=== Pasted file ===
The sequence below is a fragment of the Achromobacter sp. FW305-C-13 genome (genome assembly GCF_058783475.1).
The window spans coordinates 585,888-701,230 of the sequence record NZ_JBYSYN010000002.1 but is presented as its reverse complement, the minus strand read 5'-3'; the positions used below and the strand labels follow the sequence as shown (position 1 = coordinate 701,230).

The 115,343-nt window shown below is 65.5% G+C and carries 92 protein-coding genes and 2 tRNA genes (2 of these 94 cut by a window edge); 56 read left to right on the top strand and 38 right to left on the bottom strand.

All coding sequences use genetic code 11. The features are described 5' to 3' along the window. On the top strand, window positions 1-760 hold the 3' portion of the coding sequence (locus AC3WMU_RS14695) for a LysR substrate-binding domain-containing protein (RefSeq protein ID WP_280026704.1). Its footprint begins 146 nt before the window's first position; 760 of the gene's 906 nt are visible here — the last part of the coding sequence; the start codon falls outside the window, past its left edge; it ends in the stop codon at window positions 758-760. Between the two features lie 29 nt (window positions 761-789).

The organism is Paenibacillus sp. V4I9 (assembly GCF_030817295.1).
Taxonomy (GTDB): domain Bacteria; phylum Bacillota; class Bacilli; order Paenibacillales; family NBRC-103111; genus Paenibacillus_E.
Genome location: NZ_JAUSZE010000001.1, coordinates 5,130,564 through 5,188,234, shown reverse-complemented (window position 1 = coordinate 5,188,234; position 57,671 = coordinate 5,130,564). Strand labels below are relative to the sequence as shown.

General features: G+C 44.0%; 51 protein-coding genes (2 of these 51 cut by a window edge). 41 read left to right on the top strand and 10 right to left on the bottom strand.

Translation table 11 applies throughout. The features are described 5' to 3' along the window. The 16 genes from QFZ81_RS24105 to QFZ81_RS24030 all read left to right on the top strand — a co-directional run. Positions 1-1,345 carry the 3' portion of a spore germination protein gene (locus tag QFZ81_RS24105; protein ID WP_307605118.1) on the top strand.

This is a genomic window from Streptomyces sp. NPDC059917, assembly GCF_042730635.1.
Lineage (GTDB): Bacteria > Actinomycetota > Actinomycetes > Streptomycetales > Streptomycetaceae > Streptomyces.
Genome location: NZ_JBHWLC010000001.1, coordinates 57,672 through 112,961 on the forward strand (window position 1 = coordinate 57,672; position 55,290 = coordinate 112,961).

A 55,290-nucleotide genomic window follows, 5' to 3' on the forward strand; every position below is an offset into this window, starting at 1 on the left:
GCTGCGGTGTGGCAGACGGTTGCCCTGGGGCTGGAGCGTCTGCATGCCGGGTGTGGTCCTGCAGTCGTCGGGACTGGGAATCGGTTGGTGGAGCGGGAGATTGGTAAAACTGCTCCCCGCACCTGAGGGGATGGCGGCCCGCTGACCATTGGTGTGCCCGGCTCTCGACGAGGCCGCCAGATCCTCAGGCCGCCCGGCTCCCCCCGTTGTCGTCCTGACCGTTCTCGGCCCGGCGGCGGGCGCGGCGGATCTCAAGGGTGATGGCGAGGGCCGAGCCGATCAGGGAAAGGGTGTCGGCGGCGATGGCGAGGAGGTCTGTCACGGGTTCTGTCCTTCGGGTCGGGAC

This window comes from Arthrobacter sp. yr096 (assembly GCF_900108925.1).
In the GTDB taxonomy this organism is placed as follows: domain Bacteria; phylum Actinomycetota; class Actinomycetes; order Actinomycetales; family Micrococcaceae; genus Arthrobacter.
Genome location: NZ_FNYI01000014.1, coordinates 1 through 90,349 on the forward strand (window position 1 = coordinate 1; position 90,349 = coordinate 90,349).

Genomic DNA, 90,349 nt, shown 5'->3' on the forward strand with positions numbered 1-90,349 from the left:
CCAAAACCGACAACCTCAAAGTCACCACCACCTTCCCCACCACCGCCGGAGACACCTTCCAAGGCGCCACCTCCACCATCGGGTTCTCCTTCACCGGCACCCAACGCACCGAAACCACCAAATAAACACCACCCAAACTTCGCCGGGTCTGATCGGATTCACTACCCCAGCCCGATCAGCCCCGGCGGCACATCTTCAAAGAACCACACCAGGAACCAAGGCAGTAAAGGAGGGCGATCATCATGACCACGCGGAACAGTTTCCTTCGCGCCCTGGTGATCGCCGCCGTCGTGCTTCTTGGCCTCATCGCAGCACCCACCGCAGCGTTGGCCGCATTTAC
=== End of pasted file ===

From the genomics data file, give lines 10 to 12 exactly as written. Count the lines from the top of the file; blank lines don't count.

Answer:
This is a genomic window from Streptomyces sp. NPDC059917, assembly GCF_042730635.1.
Lineage (GTDB): Bacteria > Actinomycetota > Actinomycetes > Streptomycetales > Streptomycetaceae > Streptomyces.
Genome location: NZ_JBHWLC010000001.1, coordinates 57,672 through 112,961 on the forward strand (window position 1 = coordinate 57,672; position 55,290 = coordinate 112,961).